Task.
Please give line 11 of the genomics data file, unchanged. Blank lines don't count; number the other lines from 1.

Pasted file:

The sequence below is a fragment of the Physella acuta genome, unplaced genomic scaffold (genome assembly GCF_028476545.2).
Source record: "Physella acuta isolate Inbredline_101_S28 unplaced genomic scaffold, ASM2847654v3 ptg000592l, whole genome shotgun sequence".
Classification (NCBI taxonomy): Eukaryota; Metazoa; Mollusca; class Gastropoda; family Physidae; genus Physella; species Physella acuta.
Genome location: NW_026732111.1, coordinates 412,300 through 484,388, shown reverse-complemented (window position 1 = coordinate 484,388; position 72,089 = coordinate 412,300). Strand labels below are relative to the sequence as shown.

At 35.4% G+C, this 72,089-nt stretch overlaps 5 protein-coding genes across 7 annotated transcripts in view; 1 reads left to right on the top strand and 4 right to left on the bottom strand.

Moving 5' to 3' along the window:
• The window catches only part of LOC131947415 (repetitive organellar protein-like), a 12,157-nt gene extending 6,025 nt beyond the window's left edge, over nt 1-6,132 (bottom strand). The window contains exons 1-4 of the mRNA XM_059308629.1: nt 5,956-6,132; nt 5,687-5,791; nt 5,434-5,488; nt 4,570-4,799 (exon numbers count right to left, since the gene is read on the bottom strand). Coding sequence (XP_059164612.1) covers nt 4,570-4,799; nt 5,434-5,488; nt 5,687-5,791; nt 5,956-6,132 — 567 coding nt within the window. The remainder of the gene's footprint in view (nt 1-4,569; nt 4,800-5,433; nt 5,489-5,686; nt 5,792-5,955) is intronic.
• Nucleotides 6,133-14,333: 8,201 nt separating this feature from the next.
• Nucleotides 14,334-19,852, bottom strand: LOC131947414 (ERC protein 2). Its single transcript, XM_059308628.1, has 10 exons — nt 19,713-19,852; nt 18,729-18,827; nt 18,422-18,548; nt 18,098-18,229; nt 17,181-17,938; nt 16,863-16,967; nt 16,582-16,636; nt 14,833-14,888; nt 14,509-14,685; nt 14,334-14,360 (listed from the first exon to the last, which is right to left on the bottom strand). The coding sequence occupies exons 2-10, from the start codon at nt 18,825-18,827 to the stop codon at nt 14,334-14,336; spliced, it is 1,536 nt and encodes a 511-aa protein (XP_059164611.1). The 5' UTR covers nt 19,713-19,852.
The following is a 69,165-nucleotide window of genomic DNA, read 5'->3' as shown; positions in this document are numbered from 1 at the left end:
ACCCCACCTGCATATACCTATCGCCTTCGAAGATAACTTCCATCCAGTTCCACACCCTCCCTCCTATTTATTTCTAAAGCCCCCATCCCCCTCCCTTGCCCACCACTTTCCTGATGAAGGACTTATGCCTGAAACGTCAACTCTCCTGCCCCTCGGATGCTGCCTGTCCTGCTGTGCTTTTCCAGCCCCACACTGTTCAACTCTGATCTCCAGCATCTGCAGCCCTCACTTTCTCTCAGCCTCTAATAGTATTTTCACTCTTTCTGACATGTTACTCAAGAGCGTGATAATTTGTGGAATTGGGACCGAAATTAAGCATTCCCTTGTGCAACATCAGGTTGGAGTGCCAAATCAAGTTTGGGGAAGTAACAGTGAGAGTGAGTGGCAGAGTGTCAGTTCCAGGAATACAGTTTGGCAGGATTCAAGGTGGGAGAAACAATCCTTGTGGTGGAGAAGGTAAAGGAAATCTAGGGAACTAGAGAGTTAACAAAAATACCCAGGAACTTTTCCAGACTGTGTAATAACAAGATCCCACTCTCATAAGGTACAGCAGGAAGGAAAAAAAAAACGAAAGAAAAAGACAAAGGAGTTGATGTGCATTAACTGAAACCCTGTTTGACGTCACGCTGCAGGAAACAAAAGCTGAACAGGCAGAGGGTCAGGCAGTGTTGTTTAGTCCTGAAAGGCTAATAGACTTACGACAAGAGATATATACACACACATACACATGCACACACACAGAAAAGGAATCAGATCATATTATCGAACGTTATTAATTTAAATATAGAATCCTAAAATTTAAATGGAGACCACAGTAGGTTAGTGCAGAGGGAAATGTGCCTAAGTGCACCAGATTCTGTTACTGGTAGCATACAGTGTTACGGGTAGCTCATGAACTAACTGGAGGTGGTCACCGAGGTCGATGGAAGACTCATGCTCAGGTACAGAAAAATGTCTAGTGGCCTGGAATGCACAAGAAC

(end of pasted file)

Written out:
ACCCCACCTGCATATACCTATCGCCTTCGAAGATAACTTCCATCCAGTTCCACACCCTCCCTCCTATTTATTTCTAAAGCCCCCATCCCCCTCCCTTGCCCACCACTTTCCTGATGAAGGACTTATGCCTGAAACGTCAACTCTCCTGCCCCTCGGATGCTGCCTGTCCTGCTGTGCTTTTCCAGCCCCACACTGTTCAACTCTGATCTCCAGCATCTGCAGCCCTCACTTTCTCTCAGCCTCTAATAGTATTTTCACTCTTTCTGACATGTTACTCAAGAGCGTGATAATTTGTGGAATTGGGACCGAAATTAAGCATTCCCTTGTGCAACATCAGGTTGGAGTGCCAAATCAAGTTTGGGGAAGTAACAGTGAGAGTGAGTGGCAGAGTGTCAGTTCCAGGAATACAGTTTGGCAGGATTCAAGGTGGGAGAAACAATCCTTGTGGTGGAGAAGGTAAAGGAAATCTAGGGAACTAGAGAGTTAACAAAAATACCCAGGAACTTTTCCAGACTGTGTAATAACAAGATCCCACTCTCATAAGGTACAGCAGGAAGGAAAAAAAAAACGAAAGAAAAAGACAAAGGAGTTGATGTGCATTAACTGAAACCCTGTTTGACGTCACGCTGCAGGAAACAAAAGCTGAACAGGCAGAGGGTCAGGCAGTGTTGTTTAGTCCTGAAAGGCTAATAGACTTACGACAAGAGATATATACACACACATACACATGCACACACACAGAAAAGGAATCAGATCATATTATCGAACGTTATTAATTTAAATATAGAATCCTAAAATTTAAATGGAGACCACAGTAGGTTAGTGCAGAGGGAAATGTGCCTAAGTGCACCAGATTCTGTTACTGGTAGCATACAGTGTTACGGGTAGCTCATGAACTAACTGGAGGTGGTCACCGAGGTCGATGGAAGACTCATGCTCAGGTACAGAAAAATGTCTAGTGGCCTGGAATGCACAAGAAC